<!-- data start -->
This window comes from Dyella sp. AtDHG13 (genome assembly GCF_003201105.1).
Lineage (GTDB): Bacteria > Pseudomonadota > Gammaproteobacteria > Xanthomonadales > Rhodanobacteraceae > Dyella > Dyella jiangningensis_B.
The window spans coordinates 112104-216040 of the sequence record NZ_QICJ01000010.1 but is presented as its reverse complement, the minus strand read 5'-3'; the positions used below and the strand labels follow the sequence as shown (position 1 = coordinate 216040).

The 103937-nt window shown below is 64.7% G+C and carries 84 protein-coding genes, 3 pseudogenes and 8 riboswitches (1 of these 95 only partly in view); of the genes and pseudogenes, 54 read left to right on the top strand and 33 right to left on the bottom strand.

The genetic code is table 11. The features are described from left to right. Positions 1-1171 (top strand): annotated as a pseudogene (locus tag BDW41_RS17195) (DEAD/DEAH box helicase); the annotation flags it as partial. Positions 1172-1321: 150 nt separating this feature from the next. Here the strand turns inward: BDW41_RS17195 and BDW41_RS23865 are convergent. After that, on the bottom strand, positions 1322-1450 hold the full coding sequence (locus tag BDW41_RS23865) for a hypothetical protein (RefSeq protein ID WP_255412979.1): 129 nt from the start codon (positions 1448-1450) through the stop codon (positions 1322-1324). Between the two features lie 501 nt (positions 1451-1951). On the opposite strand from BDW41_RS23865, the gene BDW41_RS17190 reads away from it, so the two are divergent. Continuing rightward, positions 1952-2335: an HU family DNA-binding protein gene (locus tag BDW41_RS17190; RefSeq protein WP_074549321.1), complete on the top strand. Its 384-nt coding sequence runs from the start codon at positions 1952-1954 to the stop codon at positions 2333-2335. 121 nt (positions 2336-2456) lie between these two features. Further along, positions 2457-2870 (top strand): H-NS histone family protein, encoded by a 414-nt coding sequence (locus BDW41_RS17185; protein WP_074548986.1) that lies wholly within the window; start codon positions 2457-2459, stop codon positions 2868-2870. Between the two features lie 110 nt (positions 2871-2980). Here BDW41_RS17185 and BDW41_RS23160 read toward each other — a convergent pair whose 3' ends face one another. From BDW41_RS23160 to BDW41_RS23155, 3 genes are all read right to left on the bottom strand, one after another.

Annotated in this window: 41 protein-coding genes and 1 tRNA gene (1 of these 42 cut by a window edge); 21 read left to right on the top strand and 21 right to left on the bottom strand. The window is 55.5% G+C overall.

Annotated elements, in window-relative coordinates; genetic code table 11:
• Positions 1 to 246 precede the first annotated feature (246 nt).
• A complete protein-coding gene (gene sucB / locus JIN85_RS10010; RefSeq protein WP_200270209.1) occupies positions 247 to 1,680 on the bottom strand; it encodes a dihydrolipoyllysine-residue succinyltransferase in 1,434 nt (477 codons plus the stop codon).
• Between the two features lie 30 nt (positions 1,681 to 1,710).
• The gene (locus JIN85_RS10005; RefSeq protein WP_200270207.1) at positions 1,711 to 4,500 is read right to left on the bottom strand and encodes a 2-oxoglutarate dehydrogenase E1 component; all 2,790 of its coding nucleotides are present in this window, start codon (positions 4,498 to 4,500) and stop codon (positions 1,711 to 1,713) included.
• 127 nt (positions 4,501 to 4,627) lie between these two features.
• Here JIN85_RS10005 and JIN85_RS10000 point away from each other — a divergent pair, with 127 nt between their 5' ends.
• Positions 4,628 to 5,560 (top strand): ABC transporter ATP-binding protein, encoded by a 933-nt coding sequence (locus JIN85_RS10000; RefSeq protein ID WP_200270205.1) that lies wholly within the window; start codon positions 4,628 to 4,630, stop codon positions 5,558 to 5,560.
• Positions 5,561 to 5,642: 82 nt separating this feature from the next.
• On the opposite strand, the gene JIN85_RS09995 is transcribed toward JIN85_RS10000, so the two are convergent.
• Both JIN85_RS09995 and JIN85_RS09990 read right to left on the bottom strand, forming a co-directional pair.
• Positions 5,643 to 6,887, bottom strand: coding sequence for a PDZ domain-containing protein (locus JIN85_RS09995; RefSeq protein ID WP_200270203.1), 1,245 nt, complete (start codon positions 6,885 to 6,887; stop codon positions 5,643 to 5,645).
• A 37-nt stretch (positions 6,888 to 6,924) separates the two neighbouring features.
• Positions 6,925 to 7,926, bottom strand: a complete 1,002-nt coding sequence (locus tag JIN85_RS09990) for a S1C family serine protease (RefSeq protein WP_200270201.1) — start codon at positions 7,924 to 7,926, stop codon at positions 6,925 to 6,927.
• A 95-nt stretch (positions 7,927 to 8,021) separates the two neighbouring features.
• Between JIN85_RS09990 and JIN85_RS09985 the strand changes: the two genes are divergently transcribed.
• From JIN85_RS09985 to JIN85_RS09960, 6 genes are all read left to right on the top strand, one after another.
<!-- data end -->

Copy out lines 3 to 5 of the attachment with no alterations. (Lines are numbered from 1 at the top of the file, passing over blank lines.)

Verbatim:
The window spans coordinates 112104-216040 of the sequence record NZ_QICJ01000010.1 but is presented as its reverse complement, the minus strand read 5'-3'; the positions used below and the strand labels follow the sequence as shown (position 1 = coordinate 216040).

The 103937-nt window shown below is 64.7% G+C and carries 84 protein-coding genes, 3 pseudogenes and 8 riboswitches (1 of these 95 only partly in view); of the genes and pseudogenes, 54 read left to right on the top strand and 33 right to left on the bottom strand.

The genetic code is table 11. The features are described from left to right. Positions 1-1171 (top strand): annotated as a pseudogene (locus tag BDW41_RS17195) (DEAD/DEAH box helicase); the annotation flags it as partial. Positions 1172-1321: 150 nt separating this feature from the next. Here the strand turns inward: BDW41_RS17195 and BDW41_RS23865 are convergent. After that, on the bottom strand, positions 1322-1450 hold the full coding sequence (locus tag BDW41_RS23865) for a hypothetical protein (RefSeq protein ID WP_255412979.1): 129 nt from the start codon (positions 1448-1450) through the stop codon (positions 1322-1324). Between the two features lie 501 nt (positions 1451-1951). On the opposite strand from BDW41_RS23865, the gene BDW41_RS17190 reads away from it, so the two are divergent. Continuing rightward, positions 1952-2335: an HU family DNA-binding protein gene (locus tag BDW41_RS17190; RefSeq protein WP_074549321.1), complete on the top strand. Its 384-nt coding sequence runs from the start codon at positions 1952-1954 to the stop codon at positions 2333-2335. 121 nt (positions 2336-2456) lie between these two features. Further along, positions 2457-2870 (top strand): H-NS histone family protein, encoded by a 414-nt coding sequence (locus BDW41_RS17185; protein WP_074548986.1) that lies wholly within the window; start codon positions 2457-2459, stop codon positions 2868-2870. Between the two features lie 110 nt (positions 2871-2980). Here BDW41_RS17185 and BDW41_RS23160 read toward each other — a convergent pair whose 3' ends face one another. From BDW41_RS23160 to BDW41_RS23155, 3 genes are all read right to left on the bottom strand, one after another.